McCain’s proposal from a few months ago to boot Russia from the G-8 has gone from seeming needlessly provocative to practically prescient. Together with the surge in Iraq, the Georgian crisis is the second strategic matter on which everyone else has followed the senator’s lead.
McCain warned of Russian designs on its “near-abroad” when Boris Yeltsin was still in power, and advocated the enlargement of NATO into Eastern Europe — as a way to cement those countries into the West and check Russian adventurism — years before the Clinton administration adopted it as policy.
McCain’s judgment benefits from years of marinating in national-security issues and traveling and getting to know the key players; from a hatred of tinpot dictators and bloody thugs that guides his moral compass; and from a flinty realism (verging at times on fatalism) that is resistant to illusions about personalities, or the inevitable direction of History, or the nature of the world.
Here’s a link to an earlier post which illustrates McCain’s prescience on Russia (Youtube video embed’s from 1999 & 2000).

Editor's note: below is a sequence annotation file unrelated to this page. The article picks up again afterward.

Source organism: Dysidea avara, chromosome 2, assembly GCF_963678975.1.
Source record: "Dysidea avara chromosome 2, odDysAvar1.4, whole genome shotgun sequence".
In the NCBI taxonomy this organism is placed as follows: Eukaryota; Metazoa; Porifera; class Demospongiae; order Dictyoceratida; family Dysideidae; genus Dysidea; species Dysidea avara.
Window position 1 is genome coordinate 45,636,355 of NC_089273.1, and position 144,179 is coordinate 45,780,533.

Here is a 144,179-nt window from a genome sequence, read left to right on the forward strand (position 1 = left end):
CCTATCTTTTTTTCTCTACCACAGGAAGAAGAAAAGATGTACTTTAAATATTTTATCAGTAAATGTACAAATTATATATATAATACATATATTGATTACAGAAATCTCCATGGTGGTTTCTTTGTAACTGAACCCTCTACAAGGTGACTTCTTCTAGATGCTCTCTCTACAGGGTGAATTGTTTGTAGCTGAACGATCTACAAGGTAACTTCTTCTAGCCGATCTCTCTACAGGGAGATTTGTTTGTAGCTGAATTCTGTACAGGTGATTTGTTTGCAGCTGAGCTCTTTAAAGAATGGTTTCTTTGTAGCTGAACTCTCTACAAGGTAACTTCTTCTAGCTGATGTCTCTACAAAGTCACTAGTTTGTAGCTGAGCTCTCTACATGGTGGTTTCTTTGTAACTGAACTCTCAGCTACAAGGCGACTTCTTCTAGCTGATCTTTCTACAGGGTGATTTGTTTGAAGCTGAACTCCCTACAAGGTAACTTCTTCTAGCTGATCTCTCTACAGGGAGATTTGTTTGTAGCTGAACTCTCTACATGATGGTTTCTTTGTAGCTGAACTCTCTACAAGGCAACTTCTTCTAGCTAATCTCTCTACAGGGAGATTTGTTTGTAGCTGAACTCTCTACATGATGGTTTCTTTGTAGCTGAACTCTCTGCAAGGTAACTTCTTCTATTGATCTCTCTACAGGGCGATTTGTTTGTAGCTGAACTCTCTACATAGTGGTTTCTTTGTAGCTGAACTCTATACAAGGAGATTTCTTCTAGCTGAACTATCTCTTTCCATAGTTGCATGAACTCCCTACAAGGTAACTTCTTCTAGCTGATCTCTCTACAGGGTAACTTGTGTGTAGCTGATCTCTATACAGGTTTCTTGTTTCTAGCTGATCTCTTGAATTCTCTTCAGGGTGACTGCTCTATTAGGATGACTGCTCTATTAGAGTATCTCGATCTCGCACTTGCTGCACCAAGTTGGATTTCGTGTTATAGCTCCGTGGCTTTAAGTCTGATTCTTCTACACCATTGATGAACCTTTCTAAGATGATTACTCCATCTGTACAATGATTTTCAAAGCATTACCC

UPDATE 8/12/2008 9:30 am:
Per The Independent UK—Russian President Dmitry Medvedev said earlier today that he had ordered an end to military operations in Georgia. But Georgian Prime Minister Lado Gurgenidze told Reuters that Russian jets were still targeting civilians.
UPDATE 8/11/2008 8:18 AM:
Here’s a link to a post which illustrates McCain’s prescience on Russia and Putin as far back as 1999 (two video embeds)
UPDATE 8/10/2008 5:32 PM:
From the NY Times, here is a summary that seems to provide some glimpse into Russia’s objectives…
A column of Russian forces was also seeking Sunday night to enter Georgian territory from Abkhazia, another separatist enclave to the west, and Abkhaz fighters were massed at the boundary line, an Abkhaz official said in an interview.
The advance appeared to answer the question on which the conflict had been pivoting: Would Russia simply occupy the two separatist territories of Abkhazia and South Ossetia, or would it push into Georgia, raising the possibility of a full-scale invasion?
Gori, about a 45-minute drive south from the capital of South Ossetia, Tskinvali, sits in a valley that is the main route connecting the east and west halves of Georgia.
Mr. Utiashvili said the Russians were “trying to cut the country in half.” He said that if they tried to occupy Georgia, “there will probably be guerilla warfare all over the country.”
In Washington, American officials reacted with deepening alarm to Russia’s military activities on Sunday. Georgian troops had tried to disengage, but the Russians had not allowed them.